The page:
One of the issues I have thought both puzzling and key to the events surrounding Richard, Duke of Gloucester’s actions as Protector to Edward V on June 13, 1483 was his summary execution of William Hastings--an execution delivered without, it would seem, due process. From my point of view, this was uncharacteristic action by a man who was for most of his life, all about the rule of law. I struggled to tease apart this event in particular, and the subsequent actions taken by Richard that led him to be crowned king of England. Thus, it was with great anticipation that I opened this book that promised to offer a fresh and intriguing view of the possible motives and reasons that led to Hastings’ execution and Richard’s decision to go after the crown. Hancock did not disappoint.

First, I want comment on the style in which the book is written. It’s like Hancock is speaking with me. This book is highly readable and thoroughly engaging, and whether you agree or not with the theory, it is logically constructed. Hancock was careful to present primary and secondary sources that both substantiated and countered his theory. In the instances where the sources were contrary to his hypothesis, Hancock showed why he thought the interpretation was incorrect or didn’t hold up. He didn’t dismiss these arguments out-of-hand. In all but a small handful of instances, Hancock gives sources to substantiate his position. I will not quibble with a couple of un-sourced statements that were thrown in because they had no effect on the book’s premise.

The book set out to determine when did Richard first decide that he wanted to be King and not protector. The time span Hancock examines was from when Richard first learned his brother Edward IV had died to when Richard was made King on June 26, 1483. Although, Edward IV died April 9, 1483, Richard didn’t learn of it until about a week later. From the time Richard learned of Edward’s death to the council meeting on June 13th, Richard’s actions were consistent with his role as protector. There was no outward indication that he was aiming for anything else. Hancock posits that something happened during that council meeting that changed everything. Per Hancock, Richard learned about the precontracted marriage between Edward IV and Eleanor Butler from William Catesby during a break in the meeting. He also learned that Hastings knew about the precontract. Enraged by this betrayal, Richard returns to the council and accuses Hastings, among others, of treason. However, Hastings was executed that day and the only one to lose his head. Even though I don’t agree with the timing of the events for reasons I won’t go into here, I think the scenario Hancock painted holds together very well.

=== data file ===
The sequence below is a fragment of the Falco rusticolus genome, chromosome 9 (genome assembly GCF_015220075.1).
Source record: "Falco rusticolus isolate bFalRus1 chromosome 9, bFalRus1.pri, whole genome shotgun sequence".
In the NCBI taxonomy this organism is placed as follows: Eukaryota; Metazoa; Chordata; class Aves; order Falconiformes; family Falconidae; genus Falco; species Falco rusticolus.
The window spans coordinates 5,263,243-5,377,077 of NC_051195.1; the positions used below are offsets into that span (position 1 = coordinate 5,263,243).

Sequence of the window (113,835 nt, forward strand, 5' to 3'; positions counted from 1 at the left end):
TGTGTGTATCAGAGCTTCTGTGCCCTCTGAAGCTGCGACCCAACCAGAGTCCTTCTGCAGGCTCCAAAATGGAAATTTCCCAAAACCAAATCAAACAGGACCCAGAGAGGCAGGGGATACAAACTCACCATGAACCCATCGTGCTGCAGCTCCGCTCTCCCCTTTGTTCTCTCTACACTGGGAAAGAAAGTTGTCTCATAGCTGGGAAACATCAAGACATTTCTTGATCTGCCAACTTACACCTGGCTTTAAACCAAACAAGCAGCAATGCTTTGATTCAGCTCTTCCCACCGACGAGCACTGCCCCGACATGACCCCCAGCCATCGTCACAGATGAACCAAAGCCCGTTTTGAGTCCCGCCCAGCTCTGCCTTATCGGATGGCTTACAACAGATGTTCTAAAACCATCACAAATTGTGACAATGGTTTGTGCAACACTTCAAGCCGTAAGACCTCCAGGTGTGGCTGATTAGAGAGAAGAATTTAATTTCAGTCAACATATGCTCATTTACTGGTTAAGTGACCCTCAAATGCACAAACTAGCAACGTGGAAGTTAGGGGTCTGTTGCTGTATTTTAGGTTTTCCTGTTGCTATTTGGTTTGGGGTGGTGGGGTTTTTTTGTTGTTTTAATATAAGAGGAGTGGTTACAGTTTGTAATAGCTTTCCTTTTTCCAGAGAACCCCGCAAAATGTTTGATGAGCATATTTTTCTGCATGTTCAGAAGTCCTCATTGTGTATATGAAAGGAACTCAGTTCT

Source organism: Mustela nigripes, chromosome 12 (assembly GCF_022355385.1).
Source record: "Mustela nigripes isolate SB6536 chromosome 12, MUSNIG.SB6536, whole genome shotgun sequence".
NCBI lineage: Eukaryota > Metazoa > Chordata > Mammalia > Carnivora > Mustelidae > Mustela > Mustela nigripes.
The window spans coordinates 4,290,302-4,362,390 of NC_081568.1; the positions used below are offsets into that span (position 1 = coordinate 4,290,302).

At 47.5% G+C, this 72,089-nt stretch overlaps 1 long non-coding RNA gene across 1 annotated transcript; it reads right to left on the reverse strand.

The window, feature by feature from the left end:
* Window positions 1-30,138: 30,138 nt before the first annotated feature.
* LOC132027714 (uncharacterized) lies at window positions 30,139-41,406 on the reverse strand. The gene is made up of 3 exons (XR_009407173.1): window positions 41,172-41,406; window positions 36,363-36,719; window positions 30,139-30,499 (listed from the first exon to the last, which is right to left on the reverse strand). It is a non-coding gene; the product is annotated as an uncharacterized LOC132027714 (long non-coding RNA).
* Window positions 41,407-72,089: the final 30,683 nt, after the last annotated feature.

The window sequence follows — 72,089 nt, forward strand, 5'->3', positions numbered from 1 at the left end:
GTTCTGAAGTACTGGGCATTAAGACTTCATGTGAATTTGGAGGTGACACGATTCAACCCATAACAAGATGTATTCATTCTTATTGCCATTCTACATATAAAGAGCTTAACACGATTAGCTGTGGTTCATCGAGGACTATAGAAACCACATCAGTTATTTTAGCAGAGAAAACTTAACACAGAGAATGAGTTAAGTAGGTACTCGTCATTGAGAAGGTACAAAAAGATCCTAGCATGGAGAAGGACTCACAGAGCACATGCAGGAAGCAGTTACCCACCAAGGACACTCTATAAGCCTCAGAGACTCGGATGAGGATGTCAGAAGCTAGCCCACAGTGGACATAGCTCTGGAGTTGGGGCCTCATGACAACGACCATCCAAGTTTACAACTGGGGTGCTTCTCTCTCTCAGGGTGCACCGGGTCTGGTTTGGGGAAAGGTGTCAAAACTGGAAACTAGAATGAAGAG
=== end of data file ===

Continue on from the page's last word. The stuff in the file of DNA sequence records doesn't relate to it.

What I like best about this book is that it is thoughtful and pointed out possible scenarios that I had not considered. Whether or not you will agree with the thesis Hancock lays out in his book, I think it is well worth reading.

Richard III and the Murder in the Tower may be purchased at

Saturday, September 12, 2009

Authors--share your books with our troops

Ed Patterson, an independent author I met at the Independent Author's Guild discussion group has joined with Smashwords to offer our troops in Iraq and elsewhere free access to electronic copies of our books through a program called ePubDrop. You can read the details about this program on the Smashwords blog.

This Time is now available through this program.

Thursday, September 10, 2009

Because these are funny

Doctors Notes, lifted from Miss Cellania's blog:

The things doctors have scribbled on patient’s charts when they are in a hurry:

# "Patient has chest pain if she lies on her left side for over a year."

# "On the 2nd day the knee was better and on the 3rd day it disappeared completely."

# "The patient has been depressed ever since she began seeing me in 1993."

# "Discharge status: Alive but without permission."

# "Healthy appearing decrepit 69 year-old male, mentally alert but forgetful."

# "The patient refused an autopsy."

# "The patient has no past history of suicides."

# "Patient has left his white blood cells at another hospital."

# "Patient's past medical history has been remarkably insignificant with only a 40 pound weight gain in the past three days."

# "Patient had waffles for breakfast and anorexia for lunch."

# "She has had no rigors or shaking chills, but her husband states she was very hot in bed last night."

# "She is numb from her toes down."

# "While in the ER, she was examined, X-rated and sent home."

# "The skin was moist and dry."

# "Occasional, constant, infrequent headaches."

# "Patient was alert and unresponsive."